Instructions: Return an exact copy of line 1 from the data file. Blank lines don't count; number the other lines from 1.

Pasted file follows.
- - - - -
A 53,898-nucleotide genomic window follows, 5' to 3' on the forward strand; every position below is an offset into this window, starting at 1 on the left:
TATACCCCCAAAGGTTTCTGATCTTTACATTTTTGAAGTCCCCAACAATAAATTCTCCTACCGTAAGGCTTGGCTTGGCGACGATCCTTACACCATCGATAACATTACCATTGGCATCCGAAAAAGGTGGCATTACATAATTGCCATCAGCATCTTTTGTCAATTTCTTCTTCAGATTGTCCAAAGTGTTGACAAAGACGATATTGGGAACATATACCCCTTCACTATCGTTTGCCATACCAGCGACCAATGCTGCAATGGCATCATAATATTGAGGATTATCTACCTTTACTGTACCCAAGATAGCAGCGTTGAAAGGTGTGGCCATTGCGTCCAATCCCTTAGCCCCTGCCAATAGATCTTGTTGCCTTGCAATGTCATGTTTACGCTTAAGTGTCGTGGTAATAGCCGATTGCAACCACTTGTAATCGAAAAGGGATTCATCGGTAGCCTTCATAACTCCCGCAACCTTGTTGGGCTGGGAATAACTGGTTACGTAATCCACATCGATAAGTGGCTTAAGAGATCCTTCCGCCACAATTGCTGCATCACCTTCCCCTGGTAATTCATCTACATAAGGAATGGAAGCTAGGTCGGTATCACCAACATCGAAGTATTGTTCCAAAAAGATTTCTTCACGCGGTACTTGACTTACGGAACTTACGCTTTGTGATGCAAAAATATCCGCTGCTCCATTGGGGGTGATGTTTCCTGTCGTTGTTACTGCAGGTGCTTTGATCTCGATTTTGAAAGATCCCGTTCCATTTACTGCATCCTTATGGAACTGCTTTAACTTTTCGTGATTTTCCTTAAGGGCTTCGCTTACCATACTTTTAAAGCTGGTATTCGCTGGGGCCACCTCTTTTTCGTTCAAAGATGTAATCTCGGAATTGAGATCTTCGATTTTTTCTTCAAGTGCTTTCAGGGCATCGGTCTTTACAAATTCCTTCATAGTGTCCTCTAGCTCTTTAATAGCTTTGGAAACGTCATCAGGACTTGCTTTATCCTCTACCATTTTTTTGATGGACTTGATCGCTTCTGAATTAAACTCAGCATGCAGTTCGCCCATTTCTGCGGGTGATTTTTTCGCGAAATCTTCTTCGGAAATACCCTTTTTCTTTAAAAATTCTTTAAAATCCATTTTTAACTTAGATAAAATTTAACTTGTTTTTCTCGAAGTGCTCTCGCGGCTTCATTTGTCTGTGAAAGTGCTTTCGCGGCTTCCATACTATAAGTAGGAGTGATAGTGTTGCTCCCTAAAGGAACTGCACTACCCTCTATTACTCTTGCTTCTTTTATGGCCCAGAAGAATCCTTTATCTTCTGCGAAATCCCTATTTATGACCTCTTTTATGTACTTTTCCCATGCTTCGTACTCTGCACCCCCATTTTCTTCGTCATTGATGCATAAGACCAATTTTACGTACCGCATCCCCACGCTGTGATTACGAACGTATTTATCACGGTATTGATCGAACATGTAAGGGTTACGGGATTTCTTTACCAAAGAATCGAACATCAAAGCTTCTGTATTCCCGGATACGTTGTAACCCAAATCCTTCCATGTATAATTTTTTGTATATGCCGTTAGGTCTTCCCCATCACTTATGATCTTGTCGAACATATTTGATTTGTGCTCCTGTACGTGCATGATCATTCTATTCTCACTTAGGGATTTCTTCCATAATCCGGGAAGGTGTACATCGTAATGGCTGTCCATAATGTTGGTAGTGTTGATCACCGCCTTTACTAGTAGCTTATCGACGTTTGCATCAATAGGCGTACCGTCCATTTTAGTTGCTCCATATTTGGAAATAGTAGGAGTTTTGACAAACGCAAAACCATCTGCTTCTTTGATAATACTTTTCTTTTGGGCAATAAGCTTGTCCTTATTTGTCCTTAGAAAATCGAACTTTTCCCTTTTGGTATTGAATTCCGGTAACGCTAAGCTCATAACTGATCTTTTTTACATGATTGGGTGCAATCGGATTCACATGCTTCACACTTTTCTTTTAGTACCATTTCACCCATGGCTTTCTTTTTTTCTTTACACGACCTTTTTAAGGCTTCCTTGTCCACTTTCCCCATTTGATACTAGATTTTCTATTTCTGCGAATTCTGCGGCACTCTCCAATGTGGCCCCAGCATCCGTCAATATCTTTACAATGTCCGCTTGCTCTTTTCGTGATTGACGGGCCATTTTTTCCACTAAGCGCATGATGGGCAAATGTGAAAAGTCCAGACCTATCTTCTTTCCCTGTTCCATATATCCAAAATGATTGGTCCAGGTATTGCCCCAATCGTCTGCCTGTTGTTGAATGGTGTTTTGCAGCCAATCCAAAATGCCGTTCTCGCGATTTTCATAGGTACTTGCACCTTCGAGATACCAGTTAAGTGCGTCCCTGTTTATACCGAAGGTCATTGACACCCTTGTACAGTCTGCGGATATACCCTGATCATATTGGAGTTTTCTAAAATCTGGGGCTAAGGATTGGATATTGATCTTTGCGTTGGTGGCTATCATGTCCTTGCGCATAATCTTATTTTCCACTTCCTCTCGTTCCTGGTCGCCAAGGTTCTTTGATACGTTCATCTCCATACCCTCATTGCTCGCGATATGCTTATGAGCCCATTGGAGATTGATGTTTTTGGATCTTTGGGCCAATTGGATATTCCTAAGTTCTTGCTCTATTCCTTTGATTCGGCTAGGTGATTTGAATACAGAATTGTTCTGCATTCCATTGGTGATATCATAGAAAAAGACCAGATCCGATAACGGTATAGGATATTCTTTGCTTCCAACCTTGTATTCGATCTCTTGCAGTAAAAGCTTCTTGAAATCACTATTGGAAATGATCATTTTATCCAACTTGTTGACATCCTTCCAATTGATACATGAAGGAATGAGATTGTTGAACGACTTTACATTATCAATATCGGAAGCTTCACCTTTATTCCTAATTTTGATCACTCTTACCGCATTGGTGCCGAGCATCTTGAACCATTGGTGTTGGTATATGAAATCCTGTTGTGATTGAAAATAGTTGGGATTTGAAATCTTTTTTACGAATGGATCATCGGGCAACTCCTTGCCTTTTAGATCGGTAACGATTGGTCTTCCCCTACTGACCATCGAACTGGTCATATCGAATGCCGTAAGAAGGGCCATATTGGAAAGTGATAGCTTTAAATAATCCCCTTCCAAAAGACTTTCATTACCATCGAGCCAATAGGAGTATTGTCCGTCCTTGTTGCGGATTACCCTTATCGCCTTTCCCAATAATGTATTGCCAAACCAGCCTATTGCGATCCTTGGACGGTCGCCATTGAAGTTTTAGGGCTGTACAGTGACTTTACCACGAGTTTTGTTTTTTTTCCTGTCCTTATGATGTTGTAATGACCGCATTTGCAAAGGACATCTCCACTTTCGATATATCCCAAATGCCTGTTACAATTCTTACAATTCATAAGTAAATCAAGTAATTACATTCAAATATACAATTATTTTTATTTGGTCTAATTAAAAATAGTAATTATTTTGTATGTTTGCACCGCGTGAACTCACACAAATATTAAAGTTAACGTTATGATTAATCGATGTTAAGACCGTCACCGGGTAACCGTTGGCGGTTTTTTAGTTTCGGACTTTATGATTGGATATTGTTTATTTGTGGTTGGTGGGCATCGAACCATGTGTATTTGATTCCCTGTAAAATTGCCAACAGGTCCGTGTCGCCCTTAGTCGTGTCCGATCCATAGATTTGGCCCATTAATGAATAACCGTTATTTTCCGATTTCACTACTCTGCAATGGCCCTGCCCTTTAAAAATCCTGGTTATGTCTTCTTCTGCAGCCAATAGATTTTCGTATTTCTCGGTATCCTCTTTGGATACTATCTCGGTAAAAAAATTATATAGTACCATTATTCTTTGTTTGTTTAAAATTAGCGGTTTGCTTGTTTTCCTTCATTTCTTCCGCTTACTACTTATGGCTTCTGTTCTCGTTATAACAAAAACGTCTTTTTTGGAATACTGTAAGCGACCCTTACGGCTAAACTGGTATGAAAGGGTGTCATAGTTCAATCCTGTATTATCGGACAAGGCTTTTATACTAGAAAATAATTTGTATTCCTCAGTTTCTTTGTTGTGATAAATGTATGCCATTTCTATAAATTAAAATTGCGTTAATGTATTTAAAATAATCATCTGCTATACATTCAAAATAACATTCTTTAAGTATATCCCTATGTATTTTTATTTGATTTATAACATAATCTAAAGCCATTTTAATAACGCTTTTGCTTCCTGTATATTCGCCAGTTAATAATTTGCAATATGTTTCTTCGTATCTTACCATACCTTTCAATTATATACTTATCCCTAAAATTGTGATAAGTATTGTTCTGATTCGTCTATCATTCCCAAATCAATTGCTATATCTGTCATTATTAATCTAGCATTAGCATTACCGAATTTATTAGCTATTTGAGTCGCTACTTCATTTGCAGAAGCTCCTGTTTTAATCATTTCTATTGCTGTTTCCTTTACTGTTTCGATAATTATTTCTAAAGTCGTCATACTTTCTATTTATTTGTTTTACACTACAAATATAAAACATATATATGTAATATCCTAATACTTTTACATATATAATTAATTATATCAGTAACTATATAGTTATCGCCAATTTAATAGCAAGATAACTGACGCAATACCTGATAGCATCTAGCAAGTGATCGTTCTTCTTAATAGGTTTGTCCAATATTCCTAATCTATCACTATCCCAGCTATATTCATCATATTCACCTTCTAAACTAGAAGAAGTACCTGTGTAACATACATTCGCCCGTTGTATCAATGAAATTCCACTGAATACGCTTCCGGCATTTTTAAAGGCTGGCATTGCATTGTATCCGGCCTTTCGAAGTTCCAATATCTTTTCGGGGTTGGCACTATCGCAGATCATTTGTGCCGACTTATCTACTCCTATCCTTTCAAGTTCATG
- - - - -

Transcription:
A 53,898-nucleotide genomic window follows, 5' to 3' on the forward strand; every position below is an offset into this window, starting at 1 on the left: